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The BBC's Robert Hall
"There is still mystery about how the fault could have developed"
 real 28k

Gwyn Hughes, P&O MD
"The captain had a standing ovation at a cocktail party last night"
 real 28k

Aurora passengers talk to BBC
"Everyone got on with it"
 real 28k

Wednesday, 3 May, 2000, 15:49 GMT 16:49 UK
Brave face on cruise breakdown
Passengers
Disappointed passengers leave the Aurora cruise ship
Passengers on the Aurora have spoken of their disappointment at the cancellation of the superliner's maiden cruise.

Some 1,500 holidaymakers stepped ashore shortly after the broken down vessel berthed in Southampton just two days after setting sail.

But there was praise for owners P&O over the way they handled the crisis and many said they would take up the compensation offered of another cruise.

Chris Russon, from Havant, Hampshire, who spent 5,000 on tickets for the voyage with her husband, said: "We're obviously disappointed that the cruise was cancelled but to be honest P&O have done everything that they could possibly do. It's just one of those things."



There was nothing we could do except get on with the party

Chris Russon, passenger
She added: "They told us at about 10am yesterday morning. It was quite unbelievable and I went off to pack straight away but there was nothing we could do except get on with the party and have some of the free drinks they were offering."

Patricia Blow, 70, from Blairgowrie, Perthshire, travelled alone on the cruise, which cost her 3,000. She said: "It is one of those things and there's not very much that you can do about it.



We can't speak more highly of the way we've been treated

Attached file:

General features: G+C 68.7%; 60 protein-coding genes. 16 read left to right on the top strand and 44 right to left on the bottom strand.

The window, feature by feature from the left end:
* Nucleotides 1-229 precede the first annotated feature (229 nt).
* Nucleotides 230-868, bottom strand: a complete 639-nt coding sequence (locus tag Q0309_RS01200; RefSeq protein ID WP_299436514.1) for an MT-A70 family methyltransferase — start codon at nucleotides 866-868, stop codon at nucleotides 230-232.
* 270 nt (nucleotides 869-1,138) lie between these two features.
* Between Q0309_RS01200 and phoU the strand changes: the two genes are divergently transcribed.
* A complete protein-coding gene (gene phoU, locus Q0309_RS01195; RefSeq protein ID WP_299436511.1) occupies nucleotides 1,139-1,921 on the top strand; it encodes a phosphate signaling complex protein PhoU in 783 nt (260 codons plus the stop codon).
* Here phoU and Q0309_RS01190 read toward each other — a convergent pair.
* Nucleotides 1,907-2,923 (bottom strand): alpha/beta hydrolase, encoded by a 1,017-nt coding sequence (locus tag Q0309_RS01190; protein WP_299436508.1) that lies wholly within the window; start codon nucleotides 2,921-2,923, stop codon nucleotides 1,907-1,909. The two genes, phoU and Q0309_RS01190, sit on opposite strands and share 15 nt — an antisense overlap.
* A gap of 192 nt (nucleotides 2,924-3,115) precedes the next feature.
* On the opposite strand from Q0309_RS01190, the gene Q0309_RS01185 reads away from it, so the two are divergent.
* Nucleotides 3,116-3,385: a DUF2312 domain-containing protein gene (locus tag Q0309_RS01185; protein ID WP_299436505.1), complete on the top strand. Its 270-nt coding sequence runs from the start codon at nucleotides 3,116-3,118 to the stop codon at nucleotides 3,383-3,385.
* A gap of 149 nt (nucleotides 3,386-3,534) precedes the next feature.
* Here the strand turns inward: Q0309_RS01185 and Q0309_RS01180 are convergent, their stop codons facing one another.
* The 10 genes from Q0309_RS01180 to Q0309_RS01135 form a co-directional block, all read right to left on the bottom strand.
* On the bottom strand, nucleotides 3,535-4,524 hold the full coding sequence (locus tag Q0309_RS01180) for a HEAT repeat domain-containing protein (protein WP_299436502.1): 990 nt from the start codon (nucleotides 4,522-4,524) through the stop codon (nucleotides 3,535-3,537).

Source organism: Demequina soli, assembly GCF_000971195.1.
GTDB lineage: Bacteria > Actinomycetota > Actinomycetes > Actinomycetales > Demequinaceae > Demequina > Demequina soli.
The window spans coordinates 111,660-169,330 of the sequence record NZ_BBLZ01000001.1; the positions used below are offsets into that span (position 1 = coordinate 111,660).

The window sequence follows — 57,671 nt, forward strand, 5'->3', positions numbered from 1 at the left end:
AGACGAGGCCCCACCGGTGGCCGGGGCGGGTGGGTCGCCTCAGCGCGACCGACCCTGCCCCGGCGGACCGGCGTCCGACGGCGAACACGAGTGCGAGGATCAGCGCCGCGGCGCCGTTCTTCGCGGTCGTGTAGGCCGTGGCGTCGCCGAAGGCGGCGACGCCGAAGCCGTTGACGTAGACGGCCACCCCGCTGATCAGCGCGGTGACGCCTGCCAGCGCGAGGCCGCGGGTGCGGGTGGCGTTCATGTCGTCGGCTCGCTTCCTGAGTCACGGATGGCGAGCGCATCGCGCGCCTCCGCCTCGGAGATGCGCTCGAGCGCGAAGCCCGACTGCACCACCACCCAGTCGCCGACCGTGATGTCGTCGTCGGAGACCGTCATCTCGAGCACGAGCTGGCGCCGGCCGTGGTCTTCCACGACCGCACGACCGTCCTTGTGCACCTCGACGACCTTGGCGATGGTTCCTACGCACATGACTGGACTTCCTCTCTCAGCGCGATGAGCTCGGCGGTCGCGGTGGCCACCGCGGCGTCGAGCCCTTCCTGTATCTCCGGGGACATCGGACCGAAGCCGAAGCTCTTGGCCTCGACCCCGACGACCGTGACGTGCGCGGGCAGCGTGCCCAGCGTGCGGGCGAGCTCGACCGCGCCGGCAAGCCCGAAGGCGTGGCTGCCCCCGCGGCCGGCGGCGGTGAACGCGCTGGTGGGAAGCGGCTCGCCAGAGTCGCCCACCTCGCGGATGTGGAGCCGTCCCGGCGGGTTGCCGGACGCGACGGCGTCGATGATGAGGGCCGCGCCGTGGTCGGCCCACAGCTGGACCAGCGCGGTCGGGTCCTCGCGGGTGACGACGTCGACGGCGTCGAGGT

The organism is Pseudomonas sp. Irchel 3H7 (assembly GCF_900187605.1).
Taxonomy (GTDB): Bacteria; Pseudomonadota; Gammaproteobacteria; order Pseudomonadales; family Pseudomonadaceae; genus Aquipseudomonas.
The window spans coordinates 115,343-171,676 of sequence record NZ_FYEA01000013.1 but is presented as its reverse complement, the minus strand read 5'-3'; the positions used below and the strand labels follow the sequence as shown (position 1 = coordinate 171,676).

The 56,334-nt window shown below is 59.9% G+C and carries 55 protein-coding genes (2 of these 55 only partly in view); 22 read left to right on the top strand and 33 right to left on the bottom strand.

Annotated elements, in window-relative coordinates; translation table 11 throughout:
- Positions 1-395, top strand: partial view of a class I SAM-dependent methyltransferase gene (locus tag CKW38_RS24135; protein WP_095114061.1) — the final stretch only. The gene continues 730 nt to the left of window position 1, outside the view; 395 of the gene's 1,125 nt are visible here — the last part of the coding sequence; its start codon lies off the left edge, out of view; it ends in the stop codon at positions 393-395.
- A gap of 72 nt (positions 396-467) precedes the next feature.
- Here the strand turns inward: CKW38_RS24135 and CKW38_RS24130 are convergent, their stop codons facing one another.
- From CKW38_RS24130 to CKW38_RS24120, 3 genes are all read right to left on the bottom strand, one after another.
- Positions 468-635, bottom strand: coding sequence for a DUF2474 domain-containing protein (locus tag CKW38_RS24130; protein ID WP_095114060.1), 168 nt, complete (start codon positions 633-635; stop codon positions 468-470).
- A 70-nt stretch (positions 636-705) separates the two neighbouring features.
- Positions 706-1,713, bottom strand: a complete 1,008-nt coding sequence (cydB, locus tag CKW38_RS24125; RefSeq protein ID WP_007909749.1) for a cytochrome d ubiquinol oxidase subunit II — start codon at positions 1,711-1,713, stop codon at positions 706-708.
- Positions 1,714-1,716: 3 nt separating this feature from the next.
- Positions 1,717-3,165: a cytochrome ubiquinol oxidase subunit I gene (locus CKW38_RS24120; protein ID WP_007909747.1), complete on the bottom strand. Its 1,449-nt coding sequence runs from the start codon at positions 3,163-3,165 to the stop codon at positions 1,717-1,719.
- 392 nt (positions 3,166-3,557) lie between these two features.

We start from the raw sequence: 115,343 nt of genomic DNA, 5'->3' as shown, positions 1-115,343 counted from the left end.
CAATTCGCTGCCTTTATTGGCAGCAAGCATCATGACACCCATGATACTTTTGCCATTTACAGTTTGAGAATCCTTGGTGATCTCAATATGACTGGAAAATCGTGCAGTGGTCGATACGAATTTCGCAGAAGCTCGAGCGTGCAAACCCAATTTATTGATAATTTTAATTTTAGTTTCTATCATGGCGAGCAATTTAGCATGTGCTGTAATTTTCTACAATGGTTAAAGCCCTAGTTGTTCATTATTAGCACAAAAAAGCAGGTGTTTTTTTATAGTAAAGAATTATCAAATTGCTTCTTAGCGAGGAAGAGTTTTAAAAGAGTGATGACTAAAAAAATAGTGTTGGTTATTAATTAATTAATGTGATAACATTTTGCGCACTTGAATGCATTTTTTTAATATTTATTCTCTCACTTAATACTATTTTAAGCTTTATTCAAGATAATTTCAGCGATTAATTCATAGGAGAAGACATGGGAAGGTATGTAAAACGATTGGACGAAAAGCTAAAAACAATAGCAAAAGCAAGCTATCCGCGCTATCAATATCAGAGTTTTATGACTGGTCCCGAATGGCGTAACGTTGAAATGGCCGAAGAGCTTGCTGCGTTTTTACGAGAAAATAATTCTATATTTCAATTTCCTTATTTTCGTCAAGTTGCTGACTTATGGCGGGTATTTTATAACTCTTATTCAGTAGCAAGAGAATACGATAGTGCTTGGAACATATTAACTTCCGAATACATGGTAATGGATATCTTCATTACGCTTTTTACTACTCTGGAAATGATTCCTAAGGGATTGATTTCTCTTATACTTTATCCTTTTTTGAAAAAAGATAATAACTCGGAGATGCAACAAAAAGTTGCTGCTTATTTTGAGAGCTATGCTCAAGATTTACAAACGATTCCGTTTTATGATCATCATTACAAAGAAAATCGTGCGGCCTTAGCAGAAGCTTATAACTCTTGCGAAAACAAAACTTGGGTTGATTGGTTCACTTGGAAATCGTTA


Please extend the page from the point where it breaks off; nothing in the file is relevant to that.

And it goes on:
Beryl Farmer, passenger
"The company has been wonderful. I've travelled to the Himalayas before and something like this is not going to put me off."

Mrs Blow said that she was aboard P&O's Oriana when the cruise liner had to return to port with engine problems in November 1995.

Beryl Farmer, 63, from Spalding in Lincolnshire, was travelling with her husband and son on the luxury cruise. She said: "We were obviously very sorry at what happened and we were very sorry for the captain of the ship, but we can't speak more highly of the way we have been treated by P&O.

"Most of us on board are old people who have travelled regularly and I think to be honest we just don't get fazed by anything untoward."

The Aurora left Southampton on Monday just days after being formally named by the Princess Royal in a glittering ceremony.

'Gutted'

Gwyn Hughes, managing director of P&O Cruises, told a news conference at the Mayflower Cruise terminal in Southampton: "We're gutted. We're obviously disappointed, but not as disappointed as the passengers who were on board."


Capt Steve Burgoine
Captain Steve Burgoine: "Very disappointing"
Captain Steve Burgoine, master of the Aurora, added: "Embarrassing is the wrong word, but it is very disappointing."

It appears that a propeller shaft bearing overheated, making it impossible for the 76,000-tonne ship to continue her two-week cruise of Mediterranean resorts.

The 1,800 passengers had paid prices ranging from 2,295 per head for a basic cabin and 7,825 per head for a penthouse suite.

P&O is set to pay out around 6m in refunds even before working out a compensation package.

The company said it expected the Aurora to be back in service for its second cruise - a 12-night trip to the Canary Islands starting on 15 May.

It has already left for the German Blohm and Voss shipyard to establish the cause of the problem.

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08 Nov 99 | The Company File
Cunard plans world's largest liner - the QM2
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